I have done a few trans related posts on here, but never really had much stability behind it. Well no more. Today is the first in my Trans Tuesday posts, and from henceforth I will aim to write a post every Tuesday on something trans related. I will ask again at the end, but if you have any suggestions for posts, or if there is something you’d like to know about my life as a trans person, please do suggest/ask (as long as it isn’t you being a douche).
For those of you who don’t normally read my blog, I am a transmasculine non-binary person. I was Female Assigned At Birth (FAAB) and I take they/them/their or he/him/his pronouns. I am bisexual. I also work as a carer for mostly elderly people in their own homes (my clients average age range is around late 70’s). You need to know these things to understand my story today.
Today I am going to address my feelings of being ‘stealth’ at work, and by that I mean being seen as a cisgender male. In this case I am also extending it to mean a cisgender straight male.
I love my work, my clients are largely amazing. But I do struggle a little with the gender roles assumed daily. I can’t work with a lot of clients, purely for the fact that they see me as male. This can be for all sorts of reasons; issues with men, thinking men can’t care for people, women (and men) not wanting men to do personal care, and more. They are archaic ideas (except for obviously legitimate issues with men), but they are still there. I have had clients before where the men are unable to do personal care and there have been off the cuff comments made about how they don’t want a man seeing down there. I laugh internally as I kind of want to turn around and say how shocked they’d be by what I have in my pants (or rather, don’t) and explain I have cleaned a ‘female’ part more than a ‘male’ part in my life. Unless you count sticking my packer in the sink to be cleaned that is.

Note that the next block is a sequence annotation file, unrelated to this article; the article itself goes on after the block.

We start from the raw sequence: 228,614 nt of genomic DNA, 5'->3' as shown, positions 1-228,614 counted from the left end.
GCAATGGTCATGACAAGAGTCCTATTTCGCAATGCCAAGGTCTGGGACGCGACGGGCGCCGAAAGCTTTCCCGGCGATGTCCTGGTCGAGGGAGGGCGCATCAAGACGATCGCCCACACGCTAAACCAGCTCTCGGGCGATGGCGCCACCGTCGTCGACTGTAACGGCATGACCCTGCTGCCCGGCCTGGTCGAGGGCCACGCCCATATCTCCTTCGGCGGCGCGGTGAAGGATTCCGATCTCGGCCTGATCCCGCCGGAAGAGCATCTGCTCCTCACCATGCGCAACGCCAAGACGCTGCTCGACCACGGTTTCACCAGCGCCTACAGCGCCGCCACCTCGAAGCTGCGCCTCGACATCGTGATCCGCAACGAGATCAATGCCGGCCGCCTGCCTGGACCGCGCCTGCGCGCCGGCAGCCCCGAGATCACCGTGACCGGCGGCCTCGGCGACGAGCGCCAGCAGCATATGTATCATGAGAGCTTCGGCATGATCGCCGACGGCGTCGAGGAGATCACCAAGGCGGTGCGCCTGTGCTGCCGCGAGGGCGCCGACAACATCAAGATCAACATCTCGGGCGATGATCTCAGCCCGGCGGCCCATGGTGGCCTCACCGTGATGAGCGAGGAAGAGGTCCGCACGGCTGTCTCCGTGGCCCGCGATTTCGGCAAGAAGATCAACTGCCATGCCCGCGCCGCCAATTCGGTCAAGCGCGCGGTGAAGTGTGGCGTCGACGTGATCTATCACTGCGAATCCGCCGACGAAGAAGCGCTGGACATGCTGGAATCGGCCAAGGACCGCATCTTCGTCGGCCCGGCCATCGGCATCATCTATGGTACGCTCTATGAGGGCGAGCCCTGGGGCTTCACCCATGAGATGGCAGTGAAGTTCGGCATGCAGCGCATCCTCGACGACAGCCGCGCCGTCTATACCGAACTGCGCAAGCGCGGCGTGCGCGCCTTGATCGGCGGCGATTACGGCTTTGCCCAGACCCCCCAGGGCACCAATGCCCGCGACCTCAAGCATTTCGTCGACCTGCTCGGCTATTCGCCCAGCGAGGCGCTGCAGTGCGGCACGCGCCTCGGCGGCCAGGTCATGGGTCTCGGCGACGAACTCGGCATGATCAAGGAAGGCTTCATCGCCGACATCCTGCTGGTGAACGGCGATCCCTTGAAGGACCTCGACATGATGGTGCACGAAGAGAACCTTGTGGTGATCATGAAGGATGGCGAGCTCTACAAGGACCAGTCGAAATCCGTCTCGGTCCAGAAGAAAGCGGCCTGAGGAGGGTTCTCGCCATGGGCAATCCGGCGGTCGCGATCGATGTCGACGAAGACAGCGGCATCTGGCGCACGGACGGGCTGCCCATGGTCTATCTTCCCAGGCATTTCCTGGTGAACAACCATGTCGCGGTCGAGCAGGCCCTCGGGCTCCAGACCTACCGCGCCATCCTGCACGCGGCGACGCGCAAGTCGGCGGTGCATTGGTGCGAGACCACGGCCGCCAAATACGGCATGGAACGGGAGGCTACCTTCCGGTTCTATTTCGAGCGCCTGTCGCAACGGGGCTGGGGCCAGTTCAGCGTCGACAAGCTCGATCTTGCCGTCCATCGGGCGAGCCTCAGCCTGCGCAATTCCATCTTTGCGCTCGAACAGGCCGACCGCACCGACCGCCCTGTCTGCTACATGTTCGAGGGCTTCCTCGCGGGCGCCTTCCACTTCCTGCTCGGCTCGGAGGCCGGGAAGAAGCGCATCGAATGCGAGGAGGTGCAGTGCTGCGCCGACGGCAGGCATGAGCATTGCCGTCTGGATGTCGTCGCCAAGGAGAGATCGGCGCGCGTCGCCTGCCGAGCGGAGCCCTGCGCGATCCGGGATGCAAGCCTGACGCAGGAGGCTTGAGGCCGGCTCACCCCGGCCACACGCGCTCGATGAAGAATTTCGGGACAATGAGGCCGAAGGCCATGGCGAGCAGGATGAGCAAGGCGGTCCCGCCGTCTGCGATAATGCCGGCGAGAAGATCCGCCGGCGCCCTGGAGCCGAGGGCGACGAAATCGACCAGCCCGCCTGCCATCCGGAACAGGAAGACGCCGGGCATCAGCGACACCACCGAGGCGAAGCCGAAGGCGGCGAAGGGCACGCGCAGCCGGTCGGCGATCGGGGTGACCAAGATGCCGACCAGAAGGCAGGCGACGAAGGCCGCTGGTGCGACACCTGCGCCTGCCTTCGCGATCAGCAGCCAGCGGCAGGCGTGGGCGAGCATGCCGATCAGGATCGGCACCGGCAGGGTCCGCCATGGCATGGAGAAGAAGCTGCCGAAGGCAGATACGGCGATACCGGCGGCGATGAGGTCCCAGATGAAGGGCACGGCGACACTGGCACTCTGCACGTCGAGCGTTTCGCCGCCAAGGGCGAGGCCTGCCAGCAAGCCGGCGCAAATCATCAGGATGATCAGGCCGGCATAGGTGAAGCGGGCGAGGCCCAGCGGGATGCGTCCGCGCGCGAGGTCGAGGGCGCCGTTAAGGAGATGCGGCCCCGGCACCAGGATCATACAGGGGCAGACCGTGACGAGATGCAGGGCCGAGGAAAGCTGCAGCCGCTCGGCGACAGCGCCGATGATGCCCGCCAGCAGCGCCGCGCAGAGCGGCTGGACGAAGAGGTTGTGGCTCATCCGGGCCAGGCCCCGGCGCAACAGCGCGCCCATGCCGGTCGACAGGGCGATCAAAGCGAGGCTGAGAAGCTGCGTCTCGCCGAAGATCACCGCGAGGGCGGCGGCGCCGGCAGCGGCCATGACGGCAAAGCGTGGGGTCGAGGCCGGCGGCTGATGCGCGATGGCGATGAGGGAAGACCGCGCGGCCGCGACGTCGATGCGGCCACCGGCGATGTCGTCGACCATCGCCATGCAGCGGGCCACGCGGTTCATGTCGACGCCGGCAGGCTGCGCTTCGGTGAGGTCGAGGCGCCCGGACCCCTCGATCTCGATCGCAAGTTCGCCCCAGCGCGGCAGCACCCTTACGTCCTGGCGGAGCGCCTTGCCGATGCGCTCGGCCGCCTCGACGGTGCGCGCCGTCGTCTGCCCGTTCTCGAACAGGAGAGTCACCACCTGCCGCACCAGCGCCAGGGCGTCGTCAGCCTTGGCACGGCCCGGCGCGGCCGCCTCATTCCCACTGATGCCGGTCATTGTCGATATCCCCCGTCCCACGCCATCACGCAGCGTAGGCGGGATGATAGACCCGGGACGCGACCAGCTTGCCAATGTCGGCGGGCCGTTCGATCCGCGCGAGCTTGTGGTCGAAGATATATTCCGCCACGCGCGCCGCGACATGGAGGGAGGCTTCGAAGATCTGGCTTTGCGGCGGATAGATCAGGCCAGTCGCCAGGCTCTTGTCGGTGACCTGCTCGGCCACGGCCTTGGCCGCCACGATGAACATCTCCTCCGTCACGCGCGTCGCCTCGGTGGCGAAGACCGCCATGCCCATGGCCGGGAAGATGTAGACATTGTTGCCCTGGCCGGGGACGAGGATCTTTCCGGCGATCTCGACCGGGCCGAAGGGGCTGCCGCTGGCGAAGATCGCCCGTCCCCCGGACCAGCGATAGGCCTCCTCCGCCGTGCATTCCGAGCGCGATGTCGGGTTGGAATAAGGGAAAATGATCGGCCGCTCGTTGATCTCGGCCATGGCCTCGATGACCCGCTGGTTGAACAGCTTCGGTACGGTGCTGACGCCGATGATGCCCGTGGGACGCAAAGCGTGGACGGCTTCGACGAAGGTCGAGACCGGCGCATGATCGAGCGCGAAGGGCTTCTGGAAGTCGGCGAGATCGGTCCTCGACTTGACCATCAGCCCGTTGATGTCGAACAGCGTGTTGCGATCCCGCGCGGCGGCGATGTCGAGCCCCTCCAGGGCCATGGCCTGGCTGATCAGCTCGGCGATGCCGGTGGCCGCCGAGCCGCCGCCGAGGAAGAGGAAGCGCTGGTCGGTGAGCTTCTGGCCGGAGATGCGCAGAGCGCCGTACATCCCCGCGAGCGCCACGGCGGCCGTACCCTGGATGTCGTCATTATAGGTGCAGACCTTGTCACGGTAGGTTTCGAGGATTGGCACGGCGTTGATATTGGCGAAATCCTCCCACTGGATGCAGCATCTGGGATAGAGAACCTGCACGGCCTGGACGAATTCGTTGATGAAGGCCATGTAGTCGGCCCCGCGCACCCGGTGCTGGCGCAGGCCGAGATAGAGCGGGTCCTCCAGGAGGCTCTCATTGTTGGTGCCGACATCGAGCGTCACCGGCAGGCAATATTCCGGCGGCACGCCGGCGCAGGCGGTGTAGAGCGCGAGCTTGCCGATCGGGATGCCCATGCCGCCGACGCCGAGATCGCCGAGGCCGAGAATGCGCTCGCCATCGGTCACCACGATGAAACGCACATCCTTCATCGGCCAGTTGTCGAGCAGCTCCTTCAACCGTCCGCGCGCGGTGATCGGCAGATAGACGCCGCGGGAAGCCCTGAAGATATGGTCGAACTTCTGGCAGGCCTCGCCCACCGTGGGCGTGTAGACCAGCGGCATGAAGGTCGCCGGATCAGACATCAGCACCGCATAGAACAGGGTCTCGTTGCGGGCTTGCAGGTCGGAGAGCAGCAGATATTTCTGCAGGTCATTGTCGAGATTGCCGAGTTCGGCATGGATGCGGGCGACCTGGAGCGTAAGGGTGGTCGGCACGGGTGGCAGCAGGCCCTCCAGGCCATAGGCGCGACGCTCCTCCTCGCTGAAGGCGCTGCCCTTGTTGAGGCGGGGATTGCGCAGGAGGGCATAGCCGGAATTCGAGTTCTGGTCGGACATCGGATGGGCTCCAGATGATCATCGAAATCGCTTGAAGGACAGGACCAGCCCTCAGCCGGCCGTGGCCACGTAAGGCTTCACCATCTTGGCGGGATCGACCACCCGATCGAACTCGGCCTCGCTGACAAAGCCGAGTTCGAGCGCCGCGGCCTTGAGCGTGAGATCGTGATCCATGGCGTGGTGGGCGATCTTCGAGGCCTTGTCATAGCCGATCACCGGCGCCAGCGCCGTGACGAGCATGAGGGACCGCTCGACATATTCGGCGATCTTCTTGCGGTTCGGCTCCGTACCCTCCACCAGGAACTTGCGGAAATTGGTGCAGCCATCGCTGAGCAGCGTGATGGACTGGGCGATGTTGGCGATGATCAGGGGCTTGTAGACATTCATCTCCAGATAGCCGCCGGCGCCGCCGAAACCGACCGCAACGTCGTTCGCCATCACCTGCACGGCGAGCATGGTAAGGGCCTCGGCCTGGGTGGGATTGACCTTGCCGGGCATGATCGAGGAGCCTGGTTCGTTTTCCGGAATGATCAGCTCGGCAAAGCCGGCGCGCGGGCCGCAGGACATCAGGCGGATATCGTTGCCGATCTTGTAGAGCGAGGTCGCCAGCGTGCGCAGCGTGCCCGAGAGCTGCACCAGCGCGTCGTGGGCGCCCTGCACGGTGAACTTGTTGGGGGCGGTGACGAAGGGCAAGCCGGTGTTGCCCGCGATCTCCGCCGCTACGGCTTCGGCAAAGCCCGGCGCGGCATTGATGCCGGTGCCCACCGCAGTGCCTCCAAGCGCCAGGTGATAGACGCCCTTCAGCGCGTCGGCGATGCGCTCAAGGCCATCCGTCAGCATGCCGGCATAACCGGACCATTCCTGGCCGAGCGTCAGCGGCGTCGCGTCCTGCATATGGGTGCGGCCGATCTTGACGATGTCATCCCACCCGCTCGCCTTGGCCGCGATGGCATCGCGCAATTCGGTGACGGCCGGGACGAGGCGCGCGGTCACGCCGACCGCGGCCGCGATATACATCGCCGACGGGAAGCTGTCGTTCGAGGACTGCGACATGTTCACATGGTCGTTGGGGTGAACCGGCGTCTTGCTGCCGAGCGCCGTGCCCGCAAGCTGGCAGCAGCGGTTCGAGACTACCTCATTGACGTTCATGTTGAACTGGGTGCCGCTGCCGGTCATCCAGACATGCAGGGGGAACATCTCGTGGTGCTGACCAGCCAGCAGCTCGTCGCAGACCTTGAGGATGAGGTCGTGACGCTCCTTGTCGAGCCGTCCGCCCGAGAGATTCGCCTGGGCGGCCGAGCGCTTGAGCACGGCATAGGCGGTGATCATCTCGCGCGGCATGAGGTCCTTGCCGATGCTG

I have a client who has made comments to myself and another male carer before about how she doesn’t trust men to do things such as doing the washing (including hanging it out), of doing general household activities. I remember standing there in shock. I forget that a lot of people still have those gender roles stuck in their heads. She told us she didn’t think a man would do it as well. She seemed surprised when I said my mum had taught my brother and I, almost like she shouldn’t have taught us. It was puzzling but I went with it. At the end of the day, I was there to do what she wanted and if that meant not doing the ironing I wasn’t going to complain (hey, I don’t like ironing, doesn’t mean I don’t know how or that it is because I am more male, I just don’t like ironing!).
I also get a lot of clients who assume my sexuality as straight (as for most people outside of Brighton, it is ‘natural’ to assume such) and I have to hold back laughter. I stand there talking to them about musicals, but they still say to me about my ‘girlfriend’ when I say partner and use they for Tyler’s pronouns. I can’t correct them either, unfortunately due to my client base, I have been told by my bosses not to mention my gender or sexuality, for fear of upsetting them, or worse actually for me to lose clients because they don’t want someone ‘like me’ caring for them.
I also encounter bi erasure at work, with my colleagues, I mention that I was referred to as straight and they laugh, saying how amusing it’d be if they found out I didn’t swing that way. I correct them awkwardly, saying that I am bi, and I just get the awkward right okay shrug and it goes on.
Of course, with my gender being non-binary, it throws another spanner into the works. I am quite open in Brighton and online. I feel it is important to raise awareness. But since starting this job I have to be more careful. I haven’t even made a point of talking to the office about it as it would make things more confusing. I am not even out to coworkers about being trans, let alone non-binary as my bosses said how gossipy the staff and clients are, it would spread like wildfire.
It is one thing to understand the reasons, it is another to be able to cope with it emotionally. I am usually fine with being called he, it is a preferred pronoun, but I still have days where it is too much. It can be a real drain and generally exhausting, keeping up a facadé. I remind myself that I like the work, I know it is rewarding in other ways and I need to breathe.
If you’re struggling though, don’t feel like you have to hide it from your boss, it is down to them as your employer to make you feel safe and able to perform to the best of your abilities.
I hope you enjoyed my post. Are you in a similar situation? Tell me, how do you cope? What gets you through tough times? Do you have any topics around trans stuff for me to discuss every Tuesday? Let me know!